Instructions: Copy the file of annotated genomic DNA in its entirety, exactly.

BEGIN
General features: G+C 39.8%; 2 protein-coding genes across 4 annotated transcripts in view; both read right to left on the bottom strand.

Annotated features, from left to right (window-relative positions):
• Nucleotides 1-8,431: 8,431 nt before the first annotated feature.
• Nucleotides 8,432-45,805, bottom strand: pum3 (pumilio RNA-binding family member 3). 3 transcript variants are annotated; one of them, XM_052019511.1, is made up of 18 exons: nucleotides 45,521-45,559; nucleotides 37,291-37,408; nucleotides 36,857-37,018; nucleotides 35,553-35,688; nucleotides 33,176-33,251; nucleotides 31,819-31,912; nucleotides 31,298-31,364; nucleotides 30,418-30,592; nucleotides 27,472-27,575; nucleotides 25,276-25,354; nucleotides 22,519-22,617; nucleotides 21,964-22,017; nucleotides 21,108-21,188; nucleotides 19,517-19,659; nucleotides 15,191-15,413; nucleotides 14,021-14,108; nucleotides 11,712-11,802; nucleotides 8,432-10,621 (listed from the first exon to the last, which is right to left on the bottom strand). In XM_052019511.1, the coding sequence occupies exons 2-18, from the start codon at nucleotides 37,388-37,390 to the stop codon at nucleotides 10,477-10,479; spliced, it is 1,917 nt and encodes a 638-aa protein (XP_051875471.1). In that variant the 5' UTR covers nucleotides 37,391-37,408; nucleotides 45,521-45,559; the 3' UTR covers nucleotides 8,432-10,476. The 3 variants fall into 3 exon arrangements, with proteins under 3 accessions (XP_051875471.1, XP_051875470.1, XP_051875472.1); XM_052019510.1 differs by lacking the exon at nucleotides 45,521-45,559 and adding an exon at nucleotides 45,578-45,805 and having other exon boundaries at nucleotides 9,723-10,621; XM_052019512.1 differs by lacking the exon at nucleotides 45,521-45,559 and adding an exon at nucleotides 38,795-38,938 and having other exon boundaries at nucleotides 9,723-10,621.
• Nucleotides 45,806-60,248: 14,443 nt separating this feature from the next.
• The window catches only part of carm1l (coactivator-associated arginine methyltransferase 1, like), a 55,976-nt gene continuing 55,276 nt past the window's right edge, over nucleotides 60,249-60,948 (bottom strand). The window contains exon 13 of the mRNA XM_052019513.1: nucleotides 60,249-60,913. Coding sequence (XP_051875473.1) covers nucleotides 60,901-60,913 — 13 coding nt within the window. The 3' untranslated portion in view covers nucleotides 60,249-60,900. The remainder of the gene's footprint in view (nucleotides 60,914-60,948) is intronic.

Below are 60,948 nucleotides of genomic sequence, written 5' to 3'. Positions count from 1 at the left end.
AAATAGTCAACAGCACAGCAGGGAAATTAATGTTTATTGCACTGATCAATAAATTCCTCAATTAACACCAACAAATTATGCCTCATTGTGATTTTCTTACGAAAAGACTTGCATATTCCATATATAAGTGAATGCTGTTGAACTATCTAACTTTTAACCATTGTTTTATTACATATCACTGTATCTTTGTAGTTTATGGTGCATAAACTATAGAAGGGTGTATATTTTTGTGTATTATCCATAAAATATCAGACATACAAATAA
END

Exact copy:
General features: G+C 39.8%; 2 protein-coding genes across 4 annotated transcripts in view; both read right to left on the bottom strand.

Annotated features, from left to right (window-relative positions):
• Nucleotides 1-8,431: 8,431 nt before the first annotated feature.
• Nucleotides 8,432-45,805, bottom strand: pum3 (pumilio RNA-binding family member 3). 3 transcript variants are annotated; one of them, XM_052019511.1, is made up of 18 exons: nucleotides 45,521-45,559; nucleotides 37,291-37,408; nucleotides 36,857-37,018; nucleotides 35,553-35,688; nucleotides 33,176-33,251; nucleotides 31,819-31,912; nucleotides 31,298-31,364; nucleotides 30,418-30,592; nucleotides 27,472-27,575; nucleotides 25,276-25,354; nucleotides 22,519-22,617; nucleotides 21,964-22,017; nucleotides 21,108-21,188; nucleotides 19,517-19,659; nucleotides 15,191-15,413; nucleotides 14,021-14,108; nucleotides 11,712-11,802; nucleotides 8,432-10,621 (listed from the first exon to the last, which is right to left on the bottom strand). In XM_052019511.1, the coding sequence occupies exons 2-18, from the start codon at nucleotides 37,388-37,390 to the stop codon at nucleotides 10,477-10,479; spliced, it is 1,917 nt and encodes a 638-aa protein (XP_051875471.1). In that variant the 5' UTR covers nucleotides 37,391-37,408; nucleotides 45,521-45,559; the 3' UTR covers nucleotides 8,432-10,476. The 3 variants fall into 3 exon arrangements, with proteins under 3 accessions (XP_051875471.1, XP_051875470.1, XP_051875472.1); XM_052019510.1 differs by lacking the exon at nucleotides 45,521-45,559 and adding an exon at nucleotides 45,578-45,805 and having other exon boundaries at nucleotides 9,723-10,621; XM_052019512.1 differs by lacking the exon at nucleotides 45,521-45,559 and adding an exon at nucleotides 38,795-38,938 and having other exon boundaries at nucleotides 9,723-10,621.
• Nucleotides 45,806-60,248: 14,443 nt separating this feature from the next.
• The window catches only part of carm1l (coactivator-associated arginine methyltransferase 1, like), a 55,976-nt gene continuing 55,276 nt past the window's right edge, over nucleotides 60,249-60,948 (bottom strand). The window contains exon 13 of the mRNA XM_052019513.1: nucleotides 60,249-60,913. Coding sequence (XP_051875473.1) covers nucleotides 60,901-60,913 — 13 coding nt within the window. The 3' untranslated portion in view covers nucleotides 60,249-60,900. The remainder of the gene's footprint in view (nucleotides 60,914-60,948) is intronic.

Below are 60,948 nucleotides of genomic sequence, written 5' to 3'. Positions count from 1 at the left end.
AAATAGTCAACAGCACAGCAGGGAAATTAATGTTTATTGCACTGATCAATAAATTCCTCAATTAACACCAACAAATTATGCCTCATTGTGATTTTCTTACGAAAAGACTTGCATATTCCATATATAAGTGAATGCTGTTGAACTATCTAACTTTTAACCATTGTTTTATTACATATCACTGTATCTTTGTAGTTTATGGTGCATAAACTATAGAAGGGTGTATATTTTTGTGTATTATCCATAAAATATCAGACATACAAATAA